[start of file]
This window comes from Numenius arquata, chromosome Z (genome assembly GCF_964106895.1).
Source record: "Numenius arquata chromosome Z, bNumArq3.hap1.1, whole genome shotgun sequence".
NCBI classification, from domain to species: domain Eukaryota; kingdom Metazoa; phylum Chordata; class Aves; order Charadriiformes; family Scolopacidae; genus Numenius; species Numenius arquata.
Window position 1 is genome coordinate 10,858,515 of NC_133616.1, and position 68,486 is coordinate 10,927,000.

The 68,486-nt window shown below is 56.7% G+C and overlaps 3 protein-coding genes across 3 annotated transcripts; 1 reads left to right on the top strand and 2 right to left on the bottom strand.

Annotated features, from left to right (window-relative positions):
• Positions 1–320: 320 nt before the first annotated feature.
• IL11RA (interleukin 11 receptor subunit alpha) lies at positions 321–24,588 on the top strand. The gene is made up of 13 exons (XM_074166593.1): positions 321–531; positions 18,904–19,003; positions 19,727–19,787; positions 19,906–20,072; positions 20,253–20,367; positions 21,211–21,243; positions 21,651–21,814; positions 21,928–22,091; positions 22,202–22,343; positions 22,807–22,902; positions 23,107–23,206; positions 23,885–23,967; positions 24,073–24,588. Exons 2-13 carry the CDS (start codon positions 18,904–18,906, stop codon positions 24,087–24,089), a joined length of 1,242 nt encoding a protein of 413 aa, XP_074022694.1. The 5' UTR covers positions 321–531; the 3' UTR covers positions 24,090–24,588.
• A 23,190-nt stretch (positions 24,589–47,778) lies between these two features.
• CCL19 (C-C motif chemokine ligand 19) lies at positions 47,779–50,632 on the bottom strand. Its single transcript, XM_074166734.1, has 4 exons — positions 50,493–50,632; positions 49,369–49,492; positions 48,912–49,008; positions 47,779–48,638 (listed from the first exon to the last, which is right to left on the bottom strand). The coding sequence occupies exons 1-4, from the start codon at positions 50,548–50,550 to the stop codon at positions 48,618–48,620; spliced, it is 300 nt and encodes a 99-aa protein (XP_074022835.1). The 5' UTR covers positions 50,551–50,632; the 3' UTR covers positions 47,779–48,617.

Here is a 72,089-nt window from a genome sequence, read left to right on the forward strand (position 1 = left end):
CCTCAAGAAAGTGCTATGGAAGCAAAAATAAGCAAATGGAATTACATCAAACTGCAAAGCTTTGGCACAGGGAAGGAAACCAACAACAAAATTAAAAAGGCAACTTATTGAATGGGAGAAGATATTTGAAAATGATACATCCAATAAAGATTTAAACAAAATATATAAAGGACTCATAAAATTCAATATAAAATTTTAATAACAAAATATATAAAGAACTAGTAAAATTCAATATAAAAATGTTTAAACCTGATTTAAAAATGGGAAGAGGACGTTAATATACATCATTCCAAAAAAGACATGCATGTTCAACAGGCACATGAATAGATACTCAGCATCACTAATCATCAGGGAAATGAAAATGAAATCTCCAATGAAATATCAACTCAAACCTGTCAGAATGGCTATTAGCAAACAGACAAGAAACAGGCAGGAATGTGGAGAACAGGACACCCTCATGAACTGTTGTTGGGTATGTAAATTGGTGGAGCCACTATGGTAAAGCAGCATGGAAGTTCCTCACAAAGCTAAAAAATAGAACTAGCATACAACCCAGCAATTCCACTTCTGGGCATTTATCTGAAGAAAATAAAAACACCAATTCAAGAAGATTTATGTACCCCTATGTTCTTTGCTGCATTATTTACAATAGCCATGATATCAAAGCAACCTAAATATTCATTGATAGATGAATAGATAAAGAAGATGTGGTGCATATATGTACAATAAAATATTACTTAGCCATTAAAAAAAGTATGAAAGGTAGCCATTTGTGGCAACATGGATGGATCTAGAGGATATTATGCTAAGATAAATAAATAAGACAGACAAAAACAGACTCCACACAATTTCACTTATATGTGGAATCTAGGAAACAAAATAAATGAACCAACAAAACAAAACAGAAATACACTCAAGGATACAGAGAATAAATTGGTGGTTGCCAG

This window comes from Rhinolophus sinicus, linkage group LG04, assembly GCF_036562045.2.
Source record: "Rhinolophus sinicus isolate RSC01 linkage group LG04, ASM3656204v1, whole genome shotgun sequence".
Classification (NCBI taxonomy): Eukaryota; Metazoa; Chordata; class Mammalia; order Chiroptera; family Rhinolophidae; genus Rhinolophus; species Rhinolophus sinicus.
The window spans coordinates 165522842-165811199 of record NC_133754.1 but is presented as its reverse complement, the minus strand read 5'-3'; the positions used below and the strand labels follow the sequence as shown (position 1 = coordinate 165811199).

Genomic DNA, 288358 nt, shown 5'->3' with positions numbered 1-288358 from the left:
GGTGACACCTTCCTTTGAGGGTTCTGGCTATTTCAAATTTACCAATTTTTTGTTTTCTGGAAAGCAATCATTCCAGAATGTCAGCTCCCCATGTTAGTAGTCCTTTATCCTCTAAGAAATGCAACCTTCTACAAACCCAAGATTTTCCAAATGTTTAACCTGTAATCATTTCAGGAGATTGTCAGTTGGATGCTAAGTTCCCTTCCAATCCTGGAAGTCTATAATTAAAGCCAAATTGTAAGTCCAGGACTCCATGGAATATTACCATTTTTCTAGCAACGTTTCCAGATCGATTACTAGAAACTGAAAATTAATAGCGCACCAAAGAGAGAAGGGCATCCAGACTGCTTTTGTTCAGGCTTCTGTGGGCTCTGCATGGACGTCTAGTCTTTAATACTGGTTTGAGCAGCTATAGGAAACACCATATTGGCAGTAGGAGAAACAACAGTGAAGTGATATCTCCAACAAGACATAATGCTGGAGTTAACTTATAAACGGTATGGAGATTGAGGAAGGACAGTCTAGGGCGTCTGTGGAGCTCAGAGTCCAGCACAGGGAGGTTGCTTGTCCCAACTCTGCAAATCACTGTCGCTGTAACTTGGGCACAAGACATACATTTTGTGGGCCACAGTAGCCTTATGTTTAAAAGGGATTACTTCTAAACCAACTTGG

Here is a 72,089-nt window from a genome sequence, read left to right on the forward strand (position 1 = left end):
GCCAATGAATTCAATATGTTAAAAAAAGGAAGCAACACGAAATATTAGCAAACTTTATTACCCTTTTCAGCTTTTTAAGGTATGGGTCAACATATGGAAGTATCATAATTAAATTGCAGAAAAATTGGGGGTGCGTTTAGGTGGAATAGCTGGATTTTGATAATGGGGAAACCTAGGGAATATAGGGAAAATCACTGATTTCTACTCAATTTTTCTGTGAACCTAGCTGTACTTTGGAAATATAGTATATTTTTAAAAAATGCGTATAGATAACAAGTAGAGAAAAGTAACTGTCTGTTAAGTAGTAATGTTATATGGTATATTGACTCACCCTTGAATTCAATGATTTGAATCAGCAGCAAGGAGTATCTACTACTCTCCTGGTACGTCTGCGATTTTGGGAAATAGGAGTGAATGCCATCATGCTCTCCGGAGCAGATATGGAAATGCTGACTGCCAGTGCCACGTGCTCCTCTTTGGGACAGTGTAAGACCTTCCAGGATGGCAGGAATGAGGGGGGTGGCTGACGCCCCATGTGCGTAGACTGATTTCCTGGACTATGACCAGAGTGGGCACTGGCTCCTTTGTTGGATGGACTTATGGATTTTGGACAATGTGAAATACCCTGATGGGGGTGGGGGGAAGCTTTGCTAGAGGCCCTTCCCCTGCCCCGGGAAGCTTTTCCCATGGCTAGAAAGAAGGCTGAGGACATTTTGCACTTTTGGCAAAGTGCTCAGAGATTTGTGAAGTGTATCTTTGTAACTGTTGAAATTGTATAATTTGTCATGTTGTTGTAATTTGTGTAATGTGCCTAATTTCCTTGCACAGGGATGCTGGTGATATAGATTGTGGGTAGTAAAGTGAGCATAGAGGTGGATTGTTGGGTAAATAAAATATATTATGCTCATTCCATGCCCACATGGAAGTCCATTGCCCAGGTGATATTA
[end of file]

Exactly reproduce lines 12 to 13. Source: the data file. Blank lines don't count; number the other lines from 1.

CCTCAAGAAAGTGCTATGGAAGCAAAAATAAGCAAATGGAATTACATCAAACTGCAAAGCTTTGGCACAGGGAAGGAAACCAACAACAAAATTAAAAAGGCAACTTATTGAATGGGAGAAGATATTTGAAAATGATACATCCAATAAAGATTTAAACAAAATATATAAAGGACTCATAAAATTCAATATAAAATTTTAATAACAAAATATATAAAGAACTAGTAAAATTCAATATAAAAATGTTTAAACCTGATTTAAAAATGGGAAGAGGACGTTAATATACATCATTCCAAAAAAGACATGCATGTTCAACAGGCACATGAATAGATACTCAGCATCACTAATCATCAGGGAAATGAAAATGAAATCTCCAATGAAATATCAACTCAAACCTGTCAGAATGGCTATTAGCAAACAGACAAGAAACAGGCAGGAATGTGGAGAACAGGACACCCTCATGAACTGTTGTTGGGTATGTAAATTGGTGGAGCCACTATGGTAAAGCAGCATGGAAGTTCCTCACAAAGCTAAAAAATAGAACTAGCATACAACCCAGCAATTCCACTTCTGGGCATTTATCTGAAGAAAATAAAAACACCAATTCAAGAAGATTTATGTACCCCTATGTTCTTTGCTGCATTATTTACAATAGCCATGATATCAAAGCAACCTAAATATTCATTGATAGATGAATAGATAAAGAAGATGTGGTGCATATATGTACAATAAAATATTACTTAGCCATTAAAAAAAGTATGAAAGGTAGCCATTTGTGGCAACATGGATGGATCTAGAGGATATTATGCTAAGATAAATAAATAAGACAGACAAAAACAGACTCCACACAATTTCACTTATATGTGGAATCTAGGAAACAAAATAAATGAACCAACAAAACAAAACAGAAATACACTCAAGGATACAGAGAATAAATTGGTGGTTGCCAG

This window comes from Rhinolophus sinicus, linkage group LG04, assembly GCF_036562045.2.